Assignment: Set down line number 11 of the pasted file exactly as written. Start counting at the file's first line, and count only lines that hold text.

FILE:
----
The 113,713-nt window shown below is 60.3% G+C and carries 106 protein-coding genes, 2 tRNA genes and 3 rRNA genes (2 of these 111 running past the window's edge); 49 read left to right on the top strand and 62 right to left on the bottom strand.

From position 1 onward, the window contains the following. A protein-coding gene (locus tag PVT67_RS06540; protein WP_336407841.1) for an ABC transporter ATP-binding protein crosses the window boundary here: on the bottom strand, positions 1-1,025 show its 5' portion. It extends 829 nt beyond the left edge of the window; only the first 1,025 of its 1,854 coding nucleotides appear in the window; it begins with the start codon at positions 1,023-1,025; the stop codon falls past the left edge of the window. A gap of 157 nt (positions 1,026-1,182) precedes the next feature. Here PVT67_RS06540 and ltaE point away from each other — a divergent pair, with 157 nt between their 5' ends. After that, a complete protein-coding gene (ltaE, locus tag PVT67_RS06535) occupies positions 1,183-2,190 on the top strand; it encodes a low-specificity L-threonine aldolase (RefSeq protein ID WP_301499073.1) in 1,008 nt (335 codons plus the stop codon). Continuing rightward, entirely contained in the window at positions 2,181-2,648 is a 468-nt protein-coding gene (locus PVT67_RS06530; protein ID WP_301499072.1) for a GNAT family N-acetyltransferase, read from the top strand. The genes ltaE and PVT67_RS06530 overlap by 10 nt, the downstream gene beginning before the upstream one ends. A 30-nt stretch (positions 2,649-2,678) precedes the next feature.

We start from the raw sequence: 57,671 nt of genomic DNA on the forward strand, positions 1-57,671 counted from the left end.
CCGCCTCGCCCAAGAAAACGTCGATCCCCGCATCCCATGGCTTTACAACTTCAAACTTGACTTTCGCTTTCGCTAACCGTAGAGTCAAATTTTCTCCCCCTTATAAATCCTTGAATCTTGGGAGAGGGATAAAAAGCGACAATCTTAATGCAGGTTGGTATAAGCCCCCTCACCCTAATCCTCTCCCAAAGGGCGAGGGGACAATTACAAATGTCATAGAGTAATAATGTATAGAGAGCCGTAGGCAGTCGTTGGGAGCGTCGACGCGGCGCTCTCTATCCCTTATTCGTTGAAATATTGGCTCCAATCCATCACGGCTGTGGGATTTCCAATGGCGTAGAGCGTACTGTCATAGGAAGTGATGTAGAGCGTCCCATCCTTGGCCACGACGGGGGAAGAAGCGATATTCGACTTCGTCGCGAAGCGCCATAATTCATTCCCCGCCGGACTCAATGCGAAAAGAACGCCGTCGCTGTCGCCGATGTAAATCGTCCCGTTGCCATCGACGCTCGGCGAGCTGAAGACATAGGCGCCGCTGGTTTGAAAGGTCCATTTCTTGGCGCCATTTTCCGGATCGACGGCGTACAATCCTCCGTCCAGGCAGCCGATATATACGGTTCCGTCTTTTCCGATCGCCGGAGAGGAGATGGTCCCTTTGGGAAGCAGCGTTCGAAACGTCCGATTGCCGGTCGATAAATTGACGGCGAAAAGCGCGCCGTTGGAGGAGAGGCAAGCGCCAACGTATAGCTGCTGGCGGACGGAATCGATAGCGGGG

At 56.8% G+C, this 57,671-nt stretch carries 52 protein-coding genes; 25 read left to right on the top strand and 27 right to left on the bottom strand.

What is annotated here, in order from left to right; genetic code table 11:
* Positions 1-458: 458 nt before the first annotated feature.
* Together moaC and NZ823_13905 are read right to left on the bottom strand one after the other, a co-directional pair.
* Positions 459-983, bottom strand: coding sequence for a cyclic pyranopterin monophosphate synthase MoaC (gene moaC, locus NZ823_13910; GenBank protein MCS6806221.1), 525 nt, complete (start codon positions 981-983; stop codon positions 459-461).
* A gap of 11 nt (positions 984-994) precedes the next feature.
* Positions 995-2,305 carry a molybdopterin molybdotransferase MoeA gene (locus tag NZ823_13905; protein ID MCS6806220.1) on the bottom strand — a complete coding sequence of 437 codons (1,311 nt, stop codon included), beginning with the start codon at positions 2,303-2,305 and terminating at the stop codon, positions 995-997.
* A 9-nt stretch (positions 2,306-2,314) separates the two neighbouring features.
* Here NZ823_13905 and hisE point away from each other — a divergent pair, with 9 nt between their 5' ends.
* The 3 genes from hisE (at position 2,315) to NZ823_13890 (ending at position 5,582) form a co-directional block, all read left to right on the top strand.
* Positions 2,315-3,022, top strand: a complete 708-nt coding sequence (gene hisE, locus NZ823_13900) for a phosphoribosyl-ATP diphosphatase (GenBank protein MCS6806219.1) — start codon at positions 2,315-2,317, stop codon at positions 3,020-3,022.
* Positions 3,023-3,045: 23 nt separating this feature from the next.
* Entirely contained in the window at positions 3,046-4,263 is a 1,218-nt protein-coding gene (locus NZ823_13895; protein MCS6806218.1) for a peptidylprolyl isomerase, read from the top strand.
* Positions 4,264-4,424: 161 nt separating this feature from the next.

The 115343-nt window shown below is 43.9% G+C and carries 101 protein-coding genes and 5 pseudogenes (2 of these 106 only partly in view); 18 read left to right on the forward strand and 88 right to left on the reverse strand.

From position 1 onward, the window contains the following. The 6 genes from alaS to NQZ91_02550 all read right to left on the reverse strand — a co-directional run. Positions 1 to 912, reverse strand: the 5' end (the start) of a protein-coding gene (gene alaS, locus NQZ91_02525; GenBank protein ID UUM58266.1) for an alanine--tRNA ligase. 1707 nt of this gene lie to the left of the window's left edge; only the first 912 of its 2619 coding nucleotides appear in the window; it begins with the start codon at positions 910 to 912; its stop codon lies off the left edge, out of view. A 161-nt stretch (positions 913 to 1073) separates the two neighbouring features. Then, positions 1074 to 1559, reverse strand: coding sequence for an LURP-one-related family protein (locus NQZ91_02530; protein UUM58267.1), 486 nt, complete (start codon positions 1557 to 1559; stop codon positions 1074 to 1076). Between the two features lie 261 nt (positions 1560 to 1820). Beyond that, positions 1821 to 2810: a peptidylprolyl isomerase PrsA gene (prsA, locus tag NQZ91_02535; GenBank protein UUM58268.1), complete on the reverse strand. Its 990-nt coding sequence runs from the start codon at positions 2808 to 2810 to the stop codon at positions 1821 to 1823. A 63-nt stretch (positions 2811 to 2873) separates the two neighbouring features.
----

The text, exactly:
* Positions 995-2,305 carry a molybdopterin molybdotransferase MoeA gene (locus tag NZ823_13905; protein ID MCS6806220.1) on the bottom strand — a complete coding sequence of 437 codons (1,311 nt, stop codon included), beginning with the start codon at positions 2,303-2,305 and terminating at the stop codon, positions 995-997.